Good point about McMahon. I rated him very highly. When he was with the Rebs and skippered the side we always seemed to play well. A natural leader. Would not have shifted Hoops or Poey for the 7 jersey but if he had been Fardy’s size the 6 jersey would have been his for a long time imo. Not just a glint of craziness but just plain crazy. Would run through a brick wall if asked.

        • Nutta

          Yes – another good example of how you can play on the edge without being a card magnet.

        • Patrick

          I’d have made him captain and dropped the Hooper guy.

      • KwAussie Rugby Lover

        I think JOC at 12 providing a bit of settled composure for both Lolesio and either of Petaia or Paisami would be a great move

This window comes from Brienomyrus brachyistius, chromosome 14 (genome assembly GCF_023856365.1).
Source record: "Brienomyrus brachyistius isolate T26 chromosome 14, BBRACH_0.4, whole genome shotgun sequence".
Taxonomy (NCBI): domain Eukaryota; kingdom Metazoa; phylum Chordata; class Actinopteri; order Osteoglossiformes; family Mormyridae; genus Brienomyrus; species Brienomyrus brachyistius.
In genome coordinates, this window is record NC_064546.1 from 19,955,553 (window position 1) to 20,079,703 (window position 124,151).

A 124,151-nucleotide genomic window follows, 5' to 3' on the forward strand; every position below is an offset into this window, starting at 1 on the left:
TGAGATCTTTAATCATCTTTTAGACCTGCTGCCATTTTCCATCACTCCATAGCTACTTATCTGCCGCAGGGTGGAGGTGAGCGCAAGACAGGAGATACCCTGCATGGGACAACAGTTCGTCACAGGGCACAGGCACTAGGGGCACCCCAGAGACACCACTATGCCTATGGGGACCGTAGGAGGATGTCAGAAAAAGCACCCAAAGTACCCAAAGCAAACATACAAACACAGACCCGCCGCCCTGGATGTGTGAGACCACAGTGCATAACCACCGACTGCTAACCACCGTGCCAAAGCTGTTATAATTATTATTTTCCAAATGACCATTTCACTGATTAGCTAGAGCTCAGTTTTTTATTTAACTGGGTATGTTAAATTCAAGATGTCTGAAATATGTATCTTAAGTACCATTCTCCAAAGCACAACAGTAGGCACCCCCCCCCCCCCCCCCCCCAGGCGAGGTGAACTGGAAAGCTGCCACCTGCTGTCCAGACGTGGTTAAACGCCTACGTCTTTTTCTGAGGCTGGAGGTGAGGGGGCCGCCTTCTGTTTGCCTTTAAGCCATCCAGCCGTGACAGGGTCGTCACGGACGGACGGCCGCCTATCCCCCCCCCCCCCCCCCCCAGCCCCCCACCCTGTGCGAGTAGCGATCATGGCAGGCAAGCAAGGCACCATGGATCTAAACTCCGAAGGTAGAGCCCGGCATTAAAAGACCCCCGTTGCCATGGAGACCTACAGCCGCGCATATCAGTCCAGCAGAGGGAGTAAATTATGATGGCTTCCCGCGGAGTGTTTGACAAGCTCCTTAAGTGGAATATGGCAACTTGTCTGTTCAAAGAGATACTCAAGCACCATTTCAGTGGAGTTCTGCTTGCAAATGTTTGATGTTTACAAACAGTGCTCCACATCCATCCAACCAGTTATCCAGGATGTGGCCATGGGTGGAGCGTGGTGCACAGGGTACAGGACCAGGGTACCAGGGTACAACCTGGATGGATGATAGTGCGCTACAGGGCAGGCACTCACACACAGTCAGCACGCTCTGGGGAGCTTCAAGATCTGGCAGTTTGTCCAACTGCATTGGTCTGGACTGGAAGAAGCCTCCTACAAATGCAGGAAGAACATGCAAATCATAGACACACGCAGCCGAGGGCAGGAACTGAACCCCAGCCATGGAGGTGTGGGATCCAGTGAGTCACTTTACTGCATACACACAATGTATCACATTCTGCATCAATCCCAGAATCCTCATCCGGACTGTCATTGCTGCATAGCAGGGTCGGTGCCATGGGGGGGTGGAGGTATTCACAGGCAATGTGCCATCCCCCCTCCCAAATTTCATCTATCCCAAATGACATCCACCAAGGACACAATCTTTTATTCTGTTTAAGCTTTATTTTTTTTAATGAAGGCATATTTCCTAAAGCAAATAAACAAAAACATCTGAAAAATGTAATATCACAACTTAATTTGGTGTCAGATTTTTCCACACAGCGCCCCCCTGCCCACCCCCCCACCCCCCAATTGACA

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    • KwAussie Rugby Lover

      TBH I love his passion and I think he can be coached to have it focussed so he doesn’t give away cards. With you 100% on Hodge. I don’t rate him at anywhere except as a 15 and even then he lacks a yard of pace to be a good international one. Personally I think it’s time for him to move on.

      • Keith Butler

        After seeing his first game, against the Reds I think where he really got in their faces he seemed to go off the boil a bit. You’re dead right though, his aggression/passion need to be channeled otherwise it will be a wasted talent. My preference is for the silent but deadly type of 6.

  • Dally M

    Thanks Jack.

    “We want to make the scrum a weapon” – This is all well and good if you have a referee who will give you pay for that, which just isn’t happening these days.

    • Mart